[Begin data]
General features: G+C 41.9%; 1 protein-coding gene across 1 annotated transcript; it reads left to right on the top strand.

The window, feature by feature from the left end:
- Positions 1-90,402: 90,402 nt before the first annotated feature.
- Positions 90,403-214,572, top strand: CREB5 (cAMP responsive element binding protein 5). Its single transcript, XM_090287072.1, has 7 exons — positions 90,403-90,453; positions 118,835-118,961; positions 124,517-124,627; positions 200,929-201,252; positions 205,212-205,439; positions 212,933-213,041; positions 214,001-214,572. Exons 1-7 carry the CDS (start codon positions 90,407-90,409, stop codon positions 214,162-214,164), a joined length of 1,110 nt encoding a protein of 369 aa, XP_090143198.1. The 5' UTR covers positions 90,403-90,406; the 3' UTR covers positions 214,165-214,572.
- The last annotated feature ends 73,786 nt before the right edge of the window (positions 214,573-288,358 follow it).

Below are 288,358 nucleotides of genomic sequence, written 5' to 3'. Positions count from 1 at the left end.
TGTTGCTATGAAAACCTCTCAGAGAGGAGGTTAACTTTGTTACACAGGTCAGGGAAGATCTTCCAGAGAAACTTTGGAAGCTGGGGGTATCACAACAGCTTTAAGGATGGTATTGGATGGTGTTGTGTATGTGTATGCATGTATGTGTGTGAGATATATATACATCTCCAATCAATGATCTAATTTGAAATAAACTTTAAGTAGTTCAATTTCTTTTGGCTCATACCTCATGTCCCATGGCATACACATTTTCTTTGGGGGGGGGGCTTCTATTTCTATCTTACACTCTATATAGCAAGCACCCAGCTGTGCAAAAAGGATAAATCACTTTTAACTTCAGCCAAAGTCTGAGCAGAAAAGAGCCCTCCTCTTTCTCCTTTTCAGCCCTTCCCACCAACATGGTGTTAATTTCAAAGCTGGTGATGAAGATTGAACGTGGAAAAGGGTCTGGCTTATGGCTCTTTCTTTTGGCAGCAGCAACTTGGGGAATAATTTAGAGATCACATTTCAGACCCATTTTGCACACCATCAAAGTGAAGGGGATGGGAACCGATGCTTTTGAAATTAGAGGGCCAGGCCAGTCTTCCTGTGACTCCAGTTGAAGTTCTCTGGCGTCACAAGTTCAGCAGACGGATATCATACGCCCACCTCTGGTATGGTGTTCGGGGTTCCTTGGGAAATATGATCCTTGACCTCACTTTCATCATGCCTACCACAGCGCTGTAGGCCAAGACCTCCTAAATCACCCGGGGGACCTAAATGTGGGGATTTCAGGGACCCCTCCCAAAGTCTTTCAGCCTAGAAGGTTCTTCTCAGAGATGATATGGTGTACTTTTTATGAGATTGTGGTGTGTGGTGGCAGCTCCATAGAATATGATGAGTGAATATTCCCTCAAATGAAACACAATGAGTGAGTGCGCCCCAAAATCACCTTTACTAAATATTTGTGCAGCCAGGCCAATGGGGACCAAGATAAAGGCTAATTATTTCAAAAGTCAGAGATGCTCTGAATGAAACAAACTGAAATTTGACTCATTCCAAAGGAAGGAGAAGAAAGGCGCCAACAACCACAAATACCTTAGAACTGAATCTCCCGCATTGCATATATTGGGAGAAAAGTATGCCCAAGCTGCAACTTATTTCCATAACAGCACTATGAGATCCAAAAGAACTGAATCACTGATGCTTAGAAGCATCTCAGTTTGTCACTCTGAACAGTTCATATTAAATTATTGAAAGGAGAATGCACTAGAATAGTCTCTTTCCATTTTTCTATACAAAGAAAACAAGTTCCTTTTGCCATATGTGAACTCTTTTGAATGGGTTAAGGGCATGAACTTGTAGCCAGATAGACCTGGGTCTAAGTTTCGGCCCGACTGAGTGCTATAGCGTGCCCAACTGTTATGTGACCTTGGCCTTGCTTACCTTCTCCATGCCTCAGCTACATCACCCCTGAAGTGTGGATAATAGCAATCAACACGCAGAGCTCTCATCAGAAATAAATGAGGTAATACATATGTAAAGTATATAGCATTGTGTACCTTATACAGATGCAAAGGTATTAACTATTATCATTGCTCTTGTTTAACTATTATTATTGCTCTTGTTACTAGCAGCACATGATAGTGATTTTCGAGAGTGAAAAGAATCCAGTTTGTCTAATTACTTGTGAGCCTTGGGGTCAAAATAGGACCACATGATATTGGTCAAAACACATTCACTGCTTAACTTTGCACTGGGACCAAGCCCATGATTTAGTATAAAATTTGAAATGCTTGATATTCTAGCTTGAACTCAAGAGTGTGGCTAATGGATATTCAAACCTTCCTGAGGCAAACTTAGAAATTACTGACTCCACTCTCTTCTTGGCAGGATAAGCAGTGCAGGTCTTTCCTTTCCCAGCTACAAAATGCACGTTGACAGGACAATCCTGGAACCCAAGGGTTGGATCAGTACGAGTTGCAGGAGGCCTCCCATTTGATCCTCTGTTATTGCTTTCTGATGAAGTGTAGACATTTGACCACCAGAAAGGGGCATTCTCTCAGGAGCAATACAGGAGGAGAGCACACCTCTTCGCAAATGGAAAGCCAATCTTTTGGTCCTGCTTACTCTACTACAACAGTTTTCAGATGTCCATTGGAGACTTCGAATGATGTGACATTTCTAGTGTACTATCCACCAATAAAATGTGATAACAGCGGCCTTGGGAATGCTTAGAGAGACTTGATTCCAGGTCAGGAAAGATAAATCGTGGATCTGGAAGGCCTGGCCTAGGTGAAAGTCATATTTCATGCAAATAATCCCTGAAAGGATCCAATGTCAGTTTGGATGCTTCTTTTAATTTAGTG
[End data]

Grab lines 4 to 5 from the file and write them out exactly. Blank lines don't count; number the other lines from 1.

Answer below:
- Positions 90,403-214,572, top strand: CREB5 (cAMP responsive element binding protein 5). Its single transcript, XM_090287072.1, has 7 exons — positions 90,403-90,453; positions 118,835-118,961; positions 124,517-124,627; positions 200,929-201,252; positions 205,212-205,439; positions 212,933-213,041; positions 214,001-214,572. Exons 1-7 carry the CDS (start codon positions 90,407-90,409, stop codon positions 214,162-214,164), a joined length of 1,110 nt encoding a protein of 369 aa, XP_090143198.1. The 5' UTR covers positions 90,403-90,406; the 3' UTR covers positions 214,165-214,572.
- The last annotated feature ends 73,786 nt before the right edge of the window (positions 214,573-288,358 follow it).